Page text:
Juniata College, a small school in the heart of Pennsylvania's Allegheny Mountains, was forming a committee to raise funds for its new football stadium a few years back when it asked an alumnus, former Ram Coach Chuck Knox, to serve as chairman.
Knox agreed, with one condition.
"We'll have to motivate them," he told the school. "We'll have to name the place after the person who gives the most money."
So that's how Juniata's new football field at Huntingdon, Pa., came to be named Chuck Knox Stadium.
Knox, who lives in a desert mansion in La Quinta near Palm Springs, has always had a soft spot in his heart for Juniata, where he graduated in the 1950s before beginning a 32-year career as a football coach -- including three successful tours as an NFL head coach at Seattle and Buffalo, as well as the Los Angeles Rams.
He goes along with the late Chief Justice Charles Evans Hughes, who, speaking of another idyllic school, said: "It's only a small college, sir, but there are those who love it."
When Juniata President Tom Kepple came calling again this year, ostensibly to enjoy La Quinta's winter climate for a few days, it was easy for one of his two most famous graduates -- the other is Bill Phillips, a Nobel Prize winner in physics -- to do the old school another favor.
Knox, endowing a history chair at Juniata, sent $1 million.
"I happened to have some loose change," he said Wednesday.
If that confirms that the 72-year-old former football coach is a multimillionaire, it doesn't surprise his old friends, who recall that he was always careful with money and investments.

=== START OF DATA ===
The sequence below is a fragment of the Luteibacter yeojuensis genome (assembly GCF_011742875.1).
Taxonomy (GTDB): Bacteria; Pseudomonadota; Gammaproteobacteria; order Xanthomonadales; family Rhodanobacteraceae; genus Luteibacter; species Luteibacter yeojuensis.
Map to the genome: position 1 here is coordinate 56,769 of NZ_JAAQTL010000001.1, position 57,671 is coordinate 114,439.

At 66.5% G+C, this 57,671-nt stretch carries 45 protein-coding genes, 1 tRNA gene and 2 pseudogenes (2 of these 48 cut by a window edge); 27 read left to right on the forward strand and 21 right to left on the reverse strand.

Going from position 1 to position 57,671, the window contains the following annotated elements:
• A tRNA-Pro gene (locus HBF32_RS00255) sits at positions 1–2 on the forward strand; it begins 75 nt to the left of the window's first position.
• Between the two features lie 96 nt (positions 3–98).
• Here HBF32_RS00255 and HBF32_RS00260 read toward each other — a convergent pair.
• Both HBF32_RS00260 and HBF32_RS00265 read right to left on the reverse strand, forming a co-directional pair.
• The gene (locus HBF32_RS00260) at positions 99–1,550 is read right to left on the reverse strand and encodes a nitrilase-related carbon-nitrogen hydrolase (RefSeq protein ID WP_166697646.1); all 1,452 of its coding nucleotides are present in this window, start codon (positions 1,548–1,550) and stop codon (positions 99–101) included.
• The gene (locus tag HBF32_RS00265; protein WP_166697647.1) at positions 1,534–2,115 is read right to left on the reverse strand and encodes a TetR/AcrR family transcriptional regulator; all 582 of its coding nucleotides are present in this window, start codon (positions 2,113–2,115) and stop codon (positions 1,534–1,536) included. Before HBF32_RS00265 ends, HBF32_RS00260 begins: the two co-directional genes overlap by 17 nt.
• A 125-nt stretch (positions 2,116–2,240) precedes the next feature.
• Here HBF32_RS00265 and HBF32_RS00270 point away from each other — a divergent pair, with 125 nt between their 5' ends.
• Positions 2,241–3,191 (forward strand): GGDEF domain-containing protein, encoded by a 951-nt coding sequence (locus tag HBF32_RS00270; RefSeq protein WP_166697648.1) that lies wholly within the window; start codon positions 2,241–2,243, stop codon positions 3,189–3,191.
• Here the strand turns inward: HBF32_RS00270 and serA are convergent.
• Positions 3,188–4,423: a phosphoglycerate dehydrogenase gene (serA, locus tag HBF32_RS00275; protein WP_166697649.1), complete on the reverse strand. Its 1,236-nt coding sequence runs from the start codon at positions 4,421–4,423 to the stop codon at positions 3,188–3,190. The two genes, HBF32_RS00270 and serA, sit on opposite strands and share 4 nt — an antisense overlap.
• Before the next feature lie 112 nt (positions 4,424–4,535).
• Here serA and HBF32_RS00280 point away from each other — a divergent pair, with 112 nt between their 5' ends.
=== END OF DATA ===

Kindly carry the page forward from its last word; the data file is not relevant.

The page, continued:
As they note, his deep conservatism in all things from football to finance has now paid off for Juniata.
Even so, all these years after his school days, it isn't every rich old coach who gives his alma mater $1 million. What prompts Knox to think so highly of Juniata?
"I was working at a steel mill in my hometown [Sewickley, Pa.] when I decided to go to college," he said. "I had four wonderful years there. I met my wife [Shirley] there. And I developed my interest in American history there. Juniata is all about education, and that's influenced the rest of my life and my career. Coaching is just teaching. A football field is just an extension of the classroom."
What's more, he believes, Juniata's commitment to education ran deeper than many other schools of his time.
"You didn't just finish your course work at Juniata, take a degree, and take off," he said. "In our senior year, we all had to sit through a comprehensive examination in our major. Mine was history, and it was an eight-hour exam -- seven hours written, one hour oral."
Son of an Irish-born steelworker, Knox, who holds an honorary doctorate from Juniata, will now be remembered "forever," Juniata people say, noting that endowed professorships have permanent titles, in this case: the Dr. Charles R. and Shirley A. Knox Chair in History.
"Into perpetuity," said Dr. Charles R., who used to be plain Chuck, a three-year offensive lineman and co-captain at Juniata.
He and Shirley are the parents of the Minnesota Vikings' defensive backfield coach, Chuck Knox Jr., as well as three daughters who live in Michigan, Colorado and Redlands.
Knox, who until a recent back problem stepped out regularly to play golf on his home course, La Quinta Country Club, is remembered in Los Angeles as the most consistent winner among Ram coaches. The club won a record five divisional titles in Knox's five seasons, 1973 to 1977.
His best quarterback, old Rams recall, was 5-foot-11 Pat Haden, a Los Angeles lawyer, who said, "The reason Chuck never won a Super Bowl is that he never had the quarterback."
Knox's interest in football hasn't waned. Nor has his conservatism. Asked to identify the winner of Super Bowl XXXIX on Feb. 6, New England or Philadelphia, he made a forecast worthy of his whole career.
"They both have good defenses," he said. "They both have excellent quarterbacks, and they both have a running back. The winner will be the team that doesn't turn the ball over."
In all the 39 editions of the Super Bowl, he's said the same thing, word for word.